Show business is full of temptations, and it can corrupt your standards – if you let it.
In the mid 80’s I was riding the great party gig wave that was rolling through Dallas. The Dallas party and corporate event scene had exploded, and variety performers were doing hundreds of shows every year. Gretchen and I looked back at one of our calendars from back then, and between us we had done over 600 gigs one year. And a lot of our clients were return customers, using us regularly throughout the year. So, one day I get a call from a theater promoter. He told me the opening act for Rosanne Cash was sick and he had heard about my show. He wanted me to open for her at the Arcadia Theater the next night.
The Arcadia Theater, on lower Greenville, originally opened November 4, 1927 as an “Atmospheric Style” theatre, designed by architect W. Scott Dunne. It had 1,040 seats. It was badly damaged by a fire in 1940. Rebuilt in 1941 to the plans of architectural firm Pettigrew & Worley. After closing it was in use as a nightclub. The building was destroyed by a fire in June 2006.
Back to the story. So, I told to the promoter on the phone, “I’m so sorry, but I’m booked to do a show for a church group tomorrow night and I cannot cancel on them. The church has me perform for them a few times a year, and they always make a big deal about promoting my show, with posters and flyers. I just can’t cancel. The promoter hung up, sounding disappointed. But, he calls back ten minutes later and tells me he will double my fee if I do his gig. I once again explained the situation and kindly refused him. Ten minutes later the phone rings, and after I say hello I hear, “name your price!” I then said, “Sir, I mean this in the nicest way possible, but I think you might be the devil. You have to stop calling me. Please!”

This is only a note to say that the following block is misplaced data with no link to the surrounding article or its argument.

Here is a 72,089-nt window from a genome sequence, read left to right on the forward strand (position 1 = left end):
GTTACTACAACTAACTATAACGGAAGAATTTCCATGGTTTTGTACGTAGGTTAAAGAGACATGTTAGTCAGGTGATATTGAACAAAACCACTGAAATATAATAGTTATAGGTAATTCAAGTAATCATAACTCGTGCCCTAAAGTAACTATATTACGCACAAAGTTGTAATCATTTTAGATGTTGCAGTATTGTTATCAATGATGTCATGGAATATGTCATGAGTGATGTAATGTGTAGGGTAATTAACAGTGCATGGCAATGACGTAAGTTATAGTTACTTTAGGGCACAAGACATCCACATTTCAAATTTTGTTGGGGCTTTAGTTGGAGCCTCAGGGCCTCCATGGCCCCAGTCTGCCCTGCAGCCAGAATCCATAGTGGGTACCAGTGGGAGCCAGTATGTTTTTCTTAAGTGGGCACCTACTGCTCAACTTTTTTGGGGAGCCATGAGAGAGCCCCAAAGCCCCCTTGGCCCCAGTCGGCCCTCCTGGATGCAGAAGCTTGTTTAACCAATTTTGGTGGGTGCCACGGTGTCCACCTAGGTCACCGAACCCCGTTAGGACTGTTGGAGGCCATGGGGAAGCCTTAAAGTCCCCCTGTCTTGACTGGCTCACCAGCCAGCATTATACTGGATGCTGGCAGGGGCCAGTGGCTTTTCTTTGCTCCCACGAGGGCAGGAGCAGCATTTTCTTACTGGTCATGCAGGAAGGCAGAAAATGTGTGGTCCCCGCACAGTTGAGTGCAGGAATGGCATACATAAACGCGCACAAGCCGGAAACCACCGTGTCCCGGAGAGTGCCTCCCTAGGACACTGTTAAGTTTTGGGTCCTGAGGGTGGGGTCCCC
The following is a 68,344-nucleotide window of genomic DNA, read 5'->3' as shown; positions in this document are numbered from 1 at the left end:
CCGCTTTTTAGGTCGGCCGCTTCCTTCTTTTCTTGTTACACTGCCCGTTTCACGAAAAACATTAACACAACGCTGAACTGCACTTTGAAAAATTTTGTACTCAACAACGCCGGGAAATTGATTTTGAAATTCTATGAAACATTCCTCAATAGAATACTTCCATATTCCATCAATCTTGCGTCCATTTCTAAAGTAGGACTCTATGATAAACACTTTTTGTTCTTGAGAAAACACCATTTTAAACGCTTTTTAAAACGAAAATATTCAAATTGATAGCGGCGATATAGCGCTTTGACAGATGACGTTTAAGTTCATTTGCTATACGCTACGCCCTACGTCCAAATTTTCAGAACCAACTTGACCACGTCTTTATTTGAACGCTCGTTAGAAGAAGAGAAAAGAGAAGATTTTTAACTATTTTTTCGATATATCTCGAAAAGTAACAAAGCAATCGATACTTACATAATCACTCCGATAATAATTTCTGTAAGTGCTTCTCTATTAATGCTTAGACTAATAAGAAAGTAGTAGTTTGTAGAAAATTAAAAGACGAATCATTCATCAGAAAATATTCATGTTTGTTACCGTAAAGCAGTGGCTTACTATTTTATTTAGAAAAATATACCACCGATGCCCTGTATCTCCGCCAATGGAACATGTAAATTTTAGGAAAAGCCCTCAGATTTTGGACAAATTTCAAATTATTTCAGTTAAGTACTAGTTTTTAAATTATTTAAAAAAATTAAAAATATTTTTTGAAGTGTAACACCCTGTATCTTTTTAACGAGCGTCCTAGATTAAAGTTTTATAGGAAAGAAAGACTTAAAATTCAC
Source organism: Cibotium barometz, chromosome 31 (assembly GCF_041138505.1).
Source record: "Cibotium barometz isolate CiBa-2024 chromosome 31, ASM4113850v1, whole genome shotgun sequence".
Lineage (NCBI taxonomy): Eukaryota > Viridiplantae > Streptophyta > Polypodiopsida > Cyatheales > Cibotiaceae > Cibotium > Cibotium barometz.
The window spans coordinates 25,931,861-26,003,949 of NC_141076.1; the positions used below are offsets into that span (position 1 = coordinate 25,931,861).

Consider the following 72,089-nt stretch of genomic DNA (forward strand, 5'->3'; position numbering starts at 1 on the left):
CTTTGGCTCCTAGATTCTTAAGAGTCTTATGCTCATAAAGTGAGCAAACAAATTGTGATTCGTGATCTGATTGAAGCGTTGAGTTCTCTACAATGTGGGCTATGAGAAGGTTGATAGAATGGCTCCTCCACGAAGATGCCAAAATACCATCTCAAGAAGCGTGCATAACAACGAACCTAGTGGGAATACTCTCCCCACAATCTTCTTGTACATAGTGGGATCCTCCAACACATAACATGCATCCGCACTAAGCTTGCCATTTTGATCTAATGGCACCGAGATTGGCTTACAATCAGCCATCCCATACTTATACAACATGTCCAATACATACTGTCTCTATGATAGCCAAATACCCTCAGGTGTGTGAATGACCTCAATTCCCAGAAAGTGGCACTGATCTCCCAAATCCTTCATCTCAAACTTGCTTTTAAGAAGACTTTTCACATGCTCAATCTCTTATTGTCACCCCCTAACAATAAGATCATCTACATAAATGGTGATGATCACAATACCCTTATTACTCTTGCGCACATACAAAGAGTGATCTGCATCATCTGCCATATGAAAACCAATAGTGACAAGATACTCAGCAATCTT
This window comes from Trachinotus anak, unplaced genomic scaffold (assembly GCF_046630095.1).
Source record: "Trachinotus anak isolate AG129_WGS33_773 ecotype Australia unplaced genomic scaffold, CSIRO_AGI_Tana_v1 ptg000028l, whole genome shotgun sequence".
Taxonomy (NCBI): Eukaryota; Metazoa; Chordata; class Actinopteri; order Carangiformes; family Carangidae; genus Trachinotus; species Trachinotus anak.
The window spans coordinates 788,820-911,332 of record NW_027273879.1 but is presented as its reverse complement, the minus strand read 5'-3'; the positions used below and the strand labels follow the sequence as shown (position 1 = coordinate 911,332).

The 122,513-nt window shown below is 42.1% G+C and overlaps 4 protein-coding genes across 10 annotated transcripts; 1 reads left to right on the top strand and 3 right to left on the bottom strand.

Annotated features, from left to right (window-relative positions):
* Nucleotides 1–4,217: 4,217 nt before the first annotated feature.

Now, there are some who would say that I was a fool to turn down such a high-profile, high paying gig for just a church group. And these people might be right. Maybe it would have led to me opening for Ms. Cash around the country, and even opening for other national acts. But that’s exactly what I did NOT want. Why would I want to go on the road for months at a time, leaving my wife and young daughter alone, when I could make a pretty nice living gigging locally? And anyway, I would much rather work for a regular client, than grab at the carousel ring, reaching for fame.
But, that’s just me!